Mentoring University Faculty to Design, Develop, and Facilitate Asynchronous Online Discussions


  • Larisa Olesova Learning Support Services
  • Susan Campbell Learning Support Services



technology-enriched, scholarship of teaching and learning (SoTL)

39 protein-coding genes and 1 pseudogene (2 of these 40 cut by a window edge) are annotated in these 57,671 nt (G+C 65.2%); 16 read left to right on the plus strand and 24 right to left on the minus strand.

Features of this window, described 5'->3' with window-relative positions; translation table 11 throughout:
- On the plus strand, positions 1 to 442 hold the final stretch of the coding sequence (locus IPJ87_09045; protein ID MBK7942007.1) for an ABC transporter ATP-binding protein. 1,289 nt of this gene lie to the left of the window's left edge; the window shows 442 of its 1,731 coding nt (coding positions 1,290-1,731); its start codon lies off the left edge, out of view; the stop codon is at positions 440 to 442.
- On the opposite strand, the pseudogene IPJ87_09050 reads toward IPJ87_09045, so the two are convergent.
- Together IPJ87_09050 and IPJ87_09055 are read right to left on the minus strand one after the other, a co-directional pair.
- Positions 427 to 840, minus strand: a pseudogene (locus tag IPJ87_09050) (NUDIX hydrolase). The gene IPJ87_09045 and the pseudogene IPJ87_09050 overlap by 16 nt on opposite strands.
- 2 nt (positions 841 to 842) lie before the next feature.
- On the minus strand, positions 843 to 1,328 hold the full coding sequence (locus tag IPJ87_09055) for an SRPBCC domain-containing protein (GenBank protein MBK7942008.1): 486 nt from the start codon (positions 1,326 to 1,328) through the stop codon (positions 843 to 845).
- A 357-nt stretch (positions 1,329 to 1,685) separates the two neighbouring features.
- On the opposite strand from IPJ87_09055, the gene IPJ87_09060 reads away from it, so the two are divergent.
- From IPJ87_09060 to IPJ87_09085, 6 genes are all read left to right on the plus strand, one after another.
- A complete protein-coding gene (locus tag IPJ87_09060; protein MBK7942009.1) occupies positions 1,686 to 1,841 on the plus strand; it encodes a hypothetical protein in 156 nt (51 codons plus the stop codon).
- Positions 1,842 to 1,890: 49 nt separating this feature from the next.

This research-based presentation will demonstrate and discuss the findings on how using the Cooperative Mentorship Model at George Mason University impacted the quality of designing, developing, and facilitating asynchronous online discussions in online courses. The Cooperative Mentorship Model is a model where instructional designers mentor university faculty to develop online courses and programs of greater quality. The Model consists of four phases, including planning, production, teaching, and assessment of an online course. Presenters will explain the research and practice driving the mentorship process. Instructional Designers use current research findings to help faculty design, facilitate, and assess effective online discussions. Online discussion design included peer review, debates, role play, and case-based and problem-based discussions. During the presentation, they will also share their own research findings about faculty-perceived effectiveness of designing and using asynchronous online discussions compared with their previous teaching experiences. Findings from Blackboard course reports and course evaluations will also be reviewed. Fields included in this study were public policy, communication, urban studies, government, religion, film studies, nutrition, assistive technology, conflict resolution, and others.